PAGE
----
Crochet Questions & Answers: Strong Foundations
Here I will try to answer some of the most common questions crocheters have and to anticipate some questions you might have in future. In my opinion, being a “good” crocheter is not about making perfectly stitched, elaborate, artful creations. It is rather a matter of confidence. You need to be sure of what you are doing and how to do it, and then have the confidence to figure out what to do if things aren’t going quite right. Understanding why you do certain things and why they turn out the way they do increases confidence and leads to successful crocheting. The more you learn, the better you become, in crochet as in life. So feel free to leave your questions below! Be sure to make them as detailed as possible, and I will try to help you as best as I can. Today we’ll talk about strong foundation chains. Every piece of crochet has to start somewhere. The chain stitch is the most basic of the crochet stitches, and a foundation chain serves as a base into which you work your first row of stitches.
1. Does it really matter which way I wrap the yarn over the hook?
A: Yes, always wrap the yarn over the hook from back to front. Try thinking of it this way: If the working yarn is over your forefinger and behind the hook, push back with the hook, then bring the yarn down with your finger in front of the hook; the yarn will be wrapped over the hook in the right direction.
2. What should I do if I’m having trouble getting the loop on my hook over the head of the hook?
A: First, make sure that you are wrapping the yarn over the hook in the right direction. If your yarnover is correct, the problem might be the slip knot: Make sure that your slip knot isn’t too tight. If the problem is subsequent stitches, be sure that you aren’t holding the yarn too tightly whenever you are making a stitch. The following technique may also help:
1. When making the yarnover, the head of the hook should be facing you.
2. As you pull the yarn through the loop on the hook, rotate the hook head 90 degrees so that it faces down toward the chain.
3. How do I keep the growing foundation chain under control?
A: With the working yarn over the forefinger of your non-dominant hand, hold the piece that you are stitching with your thumb and middle finger of that same hand near the hook. As the chain gets longer, keep moving your fingers up close to the hook. This leaves your dominant hand free to maneuver the hook.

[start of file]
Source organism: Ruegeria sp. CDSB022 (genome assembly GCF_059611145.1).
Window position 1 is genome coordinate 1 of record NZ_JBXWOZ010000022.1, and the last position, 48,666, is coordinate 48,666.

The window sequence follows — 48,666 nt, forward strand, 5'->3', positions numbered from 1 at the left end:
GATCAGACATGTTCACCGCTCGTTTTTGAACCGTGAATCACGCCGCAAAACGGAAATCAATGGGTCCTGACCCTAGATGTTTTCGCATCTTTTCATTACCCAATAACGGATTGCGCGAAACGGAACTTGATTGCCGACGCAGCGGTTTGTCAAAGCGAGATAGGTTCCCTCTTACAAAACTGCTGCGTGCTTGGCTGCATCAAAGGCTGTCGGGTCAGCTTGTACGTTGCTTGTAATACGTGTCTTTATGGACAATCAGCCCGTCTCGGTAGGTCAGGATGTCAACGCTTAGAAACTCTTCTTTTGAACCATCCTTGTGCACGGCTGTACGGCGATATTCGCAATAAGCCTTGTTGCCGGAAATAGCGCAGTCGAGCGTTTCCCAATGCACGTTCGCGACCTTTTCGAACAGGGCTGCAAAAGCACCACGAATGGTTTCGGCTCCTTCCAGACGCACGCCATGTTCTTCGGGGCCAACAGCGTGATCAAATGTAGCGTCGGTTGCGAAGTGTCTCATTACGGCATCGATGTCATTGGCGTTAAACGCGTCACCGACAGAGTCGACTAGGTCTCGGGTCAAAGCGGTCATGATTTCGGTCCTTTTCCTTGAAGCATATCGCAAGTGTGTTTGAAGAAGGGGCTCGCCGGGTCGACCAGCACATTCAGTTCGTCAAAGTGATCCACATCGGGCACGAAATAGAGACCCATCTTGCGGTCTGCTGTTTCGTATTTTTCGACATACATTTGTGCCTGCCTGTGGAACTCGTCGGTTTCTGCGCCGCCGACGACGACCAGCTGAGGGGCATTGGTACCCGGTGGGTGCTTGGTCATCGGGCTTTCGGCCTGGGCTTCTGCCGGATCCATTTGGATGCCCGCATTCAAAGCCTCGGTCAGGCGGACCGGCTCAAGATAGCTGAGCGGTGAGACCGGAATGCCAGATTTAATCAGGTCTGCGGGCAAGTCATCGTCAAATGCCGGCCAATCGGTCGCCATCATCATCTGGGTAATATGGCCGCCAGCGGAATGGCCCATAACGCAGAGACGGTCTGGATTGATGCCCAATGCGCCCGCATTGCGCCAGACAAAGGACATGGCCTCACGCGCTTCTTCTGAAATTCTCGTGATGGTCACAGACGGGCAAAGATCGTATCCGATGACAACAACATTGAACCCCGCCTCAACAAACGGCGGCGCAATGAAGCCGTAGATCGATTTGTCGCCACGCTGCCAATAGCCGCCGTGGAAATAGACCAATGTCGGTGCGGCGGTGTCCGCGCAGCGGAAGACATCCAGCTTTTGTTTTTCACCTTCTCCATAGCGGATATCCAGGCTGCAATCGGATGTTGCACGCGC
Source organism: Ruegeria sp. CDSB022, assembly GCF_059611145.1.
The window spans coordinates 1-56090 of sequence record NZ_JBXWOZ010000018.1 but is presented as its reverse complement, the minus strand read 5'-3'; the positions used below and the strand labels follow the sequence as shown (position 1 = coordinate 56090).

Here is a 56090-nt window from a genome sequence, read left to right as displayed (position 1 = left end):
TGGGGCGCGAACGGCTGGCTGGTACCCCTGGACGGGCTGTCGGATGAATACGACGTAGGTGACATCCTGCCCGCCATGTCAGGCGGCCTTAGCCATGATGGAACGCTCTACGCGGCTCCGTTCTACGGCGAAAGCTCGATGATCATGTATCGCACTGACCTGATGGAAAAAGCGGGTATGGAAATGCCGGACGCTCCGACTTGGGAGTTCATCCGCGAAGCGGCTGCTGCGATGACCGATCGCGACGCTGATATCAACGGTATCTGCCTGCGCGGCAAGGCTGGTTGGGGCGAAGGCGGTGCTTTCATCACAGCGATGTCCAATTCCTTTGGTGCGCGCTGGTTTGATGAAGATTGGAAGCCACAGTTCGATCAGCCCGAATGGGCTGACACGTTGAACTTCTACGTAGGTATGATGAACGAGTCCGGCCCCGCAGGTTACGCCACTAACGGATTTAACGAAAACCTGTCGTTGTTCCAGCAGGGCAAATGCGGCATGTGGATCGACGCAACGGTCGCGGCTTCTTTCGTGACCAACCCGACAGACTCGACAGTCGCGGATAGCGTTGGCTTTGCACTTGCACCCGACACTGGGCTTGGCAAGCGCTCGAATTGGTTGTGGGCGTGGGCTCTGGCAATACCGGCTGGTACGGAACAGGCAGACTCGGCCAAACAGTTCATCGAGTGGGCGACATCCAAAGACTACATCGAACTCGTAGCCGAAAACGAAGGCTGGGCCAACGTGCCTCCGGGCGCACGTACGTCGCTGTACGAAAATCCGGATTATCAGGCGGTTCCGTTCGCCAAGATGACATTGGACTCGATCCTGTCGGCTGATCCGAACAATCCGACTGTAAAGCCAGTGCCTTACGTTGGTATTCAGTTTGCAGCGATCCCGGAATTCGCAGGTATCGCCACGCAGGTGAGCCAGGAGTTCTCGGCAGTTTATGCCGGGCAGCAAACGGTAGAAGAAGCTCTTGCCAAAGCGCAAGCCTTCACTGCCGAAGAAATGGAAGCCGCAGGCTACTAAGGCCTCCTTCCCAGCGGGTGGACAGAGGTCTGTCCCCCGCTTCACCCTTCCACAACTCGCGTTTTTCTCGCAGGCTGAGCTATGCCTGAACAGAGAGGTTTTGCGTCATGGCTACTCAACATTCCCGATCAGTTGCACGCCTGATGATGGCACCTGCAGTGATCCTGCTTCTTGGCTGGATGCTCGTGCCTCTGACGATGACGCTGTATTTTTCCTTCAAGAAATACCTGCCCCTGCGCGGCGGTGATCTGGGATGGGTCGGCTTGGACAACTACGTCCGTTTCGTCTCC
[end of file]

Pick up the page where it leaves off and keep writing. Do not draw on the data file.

4. How do I make an even chain?
A: Chaining evenly takes a bit of practice. When you’re just starting to learn to crochet, it may take a while before you are comfortable holding the yarn and hook. Try not to be discouraged! Concentrate on working loosely and evenly, and practice keeping the fingers that are holding the yarn close to the hook. Make sure to form your stitches on the shank of the hook and not on the narrower throat. Remember to relax your shoulders and breathe.
5. How will I know if my foundation chain is the correct tension?
Do your stitches look consistent? All the stitches should look almost the same size. Are you easily able to work your first row into the chain? After you have worked the foundation chain and the first row or two of your piece, lay it flat on a table and look at it critically. Do the stitches in the next rows flare above the foundation chain? If so, you need a looser chain. Do the stitches pull in above the foundation? If so, you need a tighter foundation chain. In either case, start over from scratch to make the appropriate adjustments. (Voice of Experience: You’ll save time and effort if you make these adjustments while you’re still working on your sample swatch and don't wait until the actual project.)
6. How do I fix a foundation chain that’s too tight?
A: Unfortunately, there is no good fix for a too-tight foundation chain, so it’s important to get it right from the beginning. If you notice right away that your chain is too tight, rip it out and start over. Many people tend to tighten up when working chain stitches. You may find it helps to use a larger hook for the foundation chain, and then switch on the first row or round to the size you need to get the correct gauge. You may prefer to use a foundation single crochet or other foundation stitch in place of a foundation chain.
7. How long does my foundation chain have to be?
A: If you are following a published pattern, the instructions tell you. Sometimes the instructions say to work a “multiple of 4 plus 2.” This means that your stitch pattern requires any multiple of 4 stitches plus 2 for turning or to balance a stitch pattern (for instance, a total of 6, 10, 14, or more chains). If you are working without a published pattern, chain as many stitches as you need for the number of stitches on the first row, plus the number you need for a turning chain. The number of stitches in a turning chain is based on the height of the first stitch you’ll work on the first row.